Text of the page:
JOINT BASE ELMENDORF-RICHARDSON, Alaska--“Kodiak, this is Scarface, in from the east.”
“Scarface, this is Kodiak … cleared hot.”
Hot lead from the U.S. Navy F/A-18 Hornet’s Vulcan 20-mm cannon strafe 200 feet away from friendly position; striking the enemy position dead on.
It’s death on call – wherever and whenever needed.
But the troops on the ground can’t exactly radio an F/A-18 pilot. There’s a “language” barrier and an entirely different view of the battlefield.
In that gap stands the joint terminal attack controllers, a subset of the tactical air control party community. After a rigorous qualification course, they can direct combat aircraft, calling in air strikes and close-air support.
The 3rd Air Support Operations Squadron is home to Joint Base Elmendorf-Richardson’s JTACs.
“We’re subject-matter experts who bring close-air support to the ground fight,” said Air Force Capt. Jack Fine, the 3rd ASOS assistant brigade air liaison. “We try to integrate our air support into the ground scheme of maneuver, to provide the air-ground support when organic fire units aren’t enough to win the fight.”
As the sole representative of air power to the ground commander, the best way to work with other services is to know each other’s capabilities and help the ground unit understand what JTAC can do.
“Regardless what uniform we wear, we want them to understand how we can contribute to the mission,” Fine said.
The JTAC personnel recently returned from Exercise Cobra Gold 2014 in Thailand, where they worked hand-in-hand with the 4th Infantry Brigade Combat Team (Airborne), 25th Infantry Division, as the brigade demonstrated their unique ability to rapidly deploy and conduct a forced-entry airborne assault.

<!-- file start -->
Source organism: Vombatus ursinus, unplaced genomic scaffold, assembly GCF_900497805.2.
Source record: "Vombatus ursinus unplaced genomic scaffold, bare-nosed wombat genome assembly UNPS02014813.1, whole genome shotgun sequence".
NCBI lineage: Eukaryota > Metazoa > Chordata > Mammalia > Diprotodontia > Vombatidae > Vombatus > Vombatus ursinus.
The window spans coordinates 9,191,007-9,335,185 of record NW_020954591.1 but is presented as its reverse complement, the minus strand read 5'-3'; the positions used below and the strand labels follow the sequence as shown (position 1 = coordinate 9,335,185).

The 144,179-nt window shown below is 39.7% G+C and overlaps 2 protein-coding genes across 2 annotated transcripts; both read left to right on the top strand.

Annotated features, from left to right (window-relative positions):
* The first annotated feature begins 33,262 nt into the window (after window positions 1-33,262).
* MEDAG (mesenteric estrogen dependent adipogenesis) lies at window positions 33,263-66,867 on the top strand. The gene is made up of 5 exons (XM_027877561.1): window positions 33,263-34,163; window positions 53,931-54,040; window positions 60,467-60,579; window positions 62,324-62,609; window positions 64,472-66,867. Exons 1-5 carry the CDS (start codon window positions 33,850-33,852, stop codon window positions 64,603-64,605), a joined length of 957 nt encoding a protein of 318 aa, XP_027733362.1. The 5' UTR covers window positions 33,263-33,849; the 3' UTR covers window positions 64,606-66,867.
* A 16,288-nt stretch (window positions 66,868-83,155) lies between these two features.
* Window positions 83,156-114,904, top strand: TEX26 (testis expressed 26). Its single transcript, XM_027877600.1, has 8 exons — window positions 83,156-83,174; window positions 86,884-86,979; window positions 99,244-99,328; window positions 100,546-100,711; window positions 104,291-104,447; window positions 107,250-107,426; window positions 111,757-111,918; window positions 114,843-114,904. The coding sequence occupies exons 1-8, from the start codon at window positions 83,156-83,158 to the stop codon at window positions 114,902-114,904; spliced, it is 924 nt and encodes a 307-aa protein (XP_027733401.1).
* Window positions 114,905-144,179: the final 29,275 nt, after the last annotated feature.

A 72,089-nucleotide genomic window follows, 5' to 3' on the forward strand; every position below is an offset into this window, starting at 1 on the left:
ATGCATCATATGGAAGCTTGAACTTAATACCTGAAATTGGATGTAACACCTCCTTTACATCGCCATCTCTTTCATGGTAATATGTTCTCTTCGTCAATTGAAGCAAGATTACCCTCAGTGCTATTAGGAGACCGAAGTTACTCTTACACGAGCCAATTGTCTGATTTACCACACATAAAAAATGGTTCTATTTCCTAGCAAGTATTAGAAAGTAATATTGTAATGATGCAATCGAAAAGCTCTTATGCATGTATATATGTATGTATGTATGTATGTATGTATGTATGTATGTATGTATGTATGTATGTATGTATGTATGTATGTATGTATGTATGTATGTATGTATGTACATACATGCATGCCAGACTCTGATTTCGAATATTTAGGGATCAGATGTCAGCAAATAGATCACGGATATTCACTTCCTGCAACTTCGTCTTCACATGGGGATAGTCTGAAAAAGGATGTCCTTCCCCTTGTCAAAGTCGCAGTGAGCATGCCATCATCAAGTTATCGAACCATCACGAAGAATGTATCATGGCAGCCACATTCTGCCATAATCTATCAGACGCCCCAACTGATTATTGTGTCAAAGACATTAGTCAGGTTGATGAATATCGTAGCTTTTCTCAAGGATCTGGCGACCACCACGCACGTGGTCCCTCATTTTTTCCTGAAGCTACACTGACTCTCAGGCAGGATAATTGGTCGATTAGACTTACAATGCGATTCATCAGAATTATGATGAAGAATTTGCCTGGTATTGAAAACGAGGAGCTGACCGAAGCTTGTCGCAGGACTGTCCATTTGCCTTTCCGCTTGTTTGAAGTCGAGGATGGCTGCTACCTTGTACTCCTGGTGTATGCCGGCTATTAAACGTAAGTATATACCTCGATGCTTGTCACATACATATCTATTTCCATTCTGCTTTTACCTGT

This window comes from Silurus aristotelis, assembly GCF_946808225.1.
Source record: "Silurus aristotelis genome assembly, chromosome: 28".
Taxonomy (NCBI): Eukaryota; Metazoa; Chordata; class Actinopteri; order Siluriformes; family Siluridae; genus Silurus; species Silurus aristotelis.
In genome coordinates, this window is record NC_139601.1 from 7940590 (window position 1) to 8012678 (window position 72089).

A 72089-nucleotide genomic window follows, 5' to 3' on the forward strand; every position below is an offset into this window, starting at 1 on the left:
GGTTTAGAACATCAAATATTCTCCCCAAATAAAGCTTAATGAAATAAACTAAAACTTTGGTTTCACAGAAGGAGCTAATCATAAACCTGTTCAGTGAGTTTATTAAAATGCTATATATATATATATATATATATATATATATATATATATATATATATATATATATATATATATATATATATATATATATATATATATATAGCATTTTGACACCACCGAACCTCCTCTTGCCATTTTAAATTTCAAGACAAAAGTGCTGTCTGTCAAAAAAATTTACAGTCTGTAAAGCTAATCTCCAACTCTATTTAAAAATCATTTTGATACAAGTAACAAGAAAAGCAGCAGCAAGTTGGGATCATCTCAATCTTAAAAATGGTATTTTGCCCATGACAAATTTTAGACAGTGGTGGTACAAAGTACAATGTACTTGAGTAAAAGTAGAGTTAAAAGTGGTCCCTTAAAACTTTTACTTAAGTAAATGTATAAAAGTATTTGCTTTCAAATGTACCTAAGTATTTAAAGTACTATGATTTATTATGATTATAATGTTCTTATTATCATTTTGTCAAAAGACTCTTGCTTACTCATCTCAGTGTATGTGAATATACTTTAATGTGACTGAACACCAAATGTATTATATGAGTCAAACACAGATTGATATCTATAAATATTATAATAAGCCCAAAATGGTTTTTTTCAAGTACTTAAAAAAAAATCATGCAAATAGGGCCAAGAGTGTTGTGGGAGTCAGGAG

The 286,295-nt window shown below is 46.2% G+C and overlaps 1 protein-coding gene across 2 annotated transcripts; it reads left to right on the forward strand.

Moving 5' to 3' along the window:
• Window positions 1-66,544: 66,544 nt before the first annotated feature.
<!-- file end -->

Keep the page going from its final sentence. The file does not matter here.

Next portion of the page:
Once on the ground, the 4-25th IBCT faced a fictional scenario in which they began taking enemy small-arms fire. The JTAC called in two Hornets to provide close-air support and eliminate the threat.
“We’re a big force-multiplier,” Fine said. “It’s not just dropping bombs. Having that eye in the sky directly overhead, to see what else is going on around the battlefield, is what we bring to the fight. That’s how we bring the joint picture.”
Army doctrine and Air Force guidelines can differ radically. Part of a JTAC’s job is to make those methodologies work seamlessly together.
“We’re the conduit between the [Air Force and] Army, or any other supported service,” said Tech. Sgt. Clayton Davis, TACP noncommissioned officer-in-charge. “We’re the middlemen, communicating with guys on the ground and the guys in the air. We have to be flexible enough to operate within the Air Force constraints and the Army constraints, and find that middle ground so we can do our job and execute.”
Joint basing helps with the job.
“A lot of our support is during Army exercises, so we tend to focus primarily on the Army,” Davis said. “At the end of the day, we’re still Air Force, but we can lean on the Army if we need something, and vice versa.”
It’s a team effort when the JTACS learn how their Army ground tactics work out on the battlefield.
“As a JTAC, your primary responsibility is to advise the ground commander on proper utilization of air power,” Davis said. “With that comes a lot of responsibility. When you speak, you need to know what you’re talking about, because you’re the Air Force representative to that commander. The impact of that for a lower-ranking person is pretty substantial.”
JTACs work to be “quiet professionals.”
“The reason a lot of people don’t know about us is because we typically don’t go around talking about ourselves,” Davis said. “Most importantly, we have to be approachable to outside people, and we have to say what we mean and mean what we say. We have to know what we’re talking about – the worst thing we could do is say the wrong thing and lose our credibility.”
Despite the need to be low-key and approachable, JTACs have a lethal job and must keep that in mind.
“We have to have an aggressive mindset,” Davis said. “Our job is different, and we need a certain level of aggressiveness to be able to do what we do.”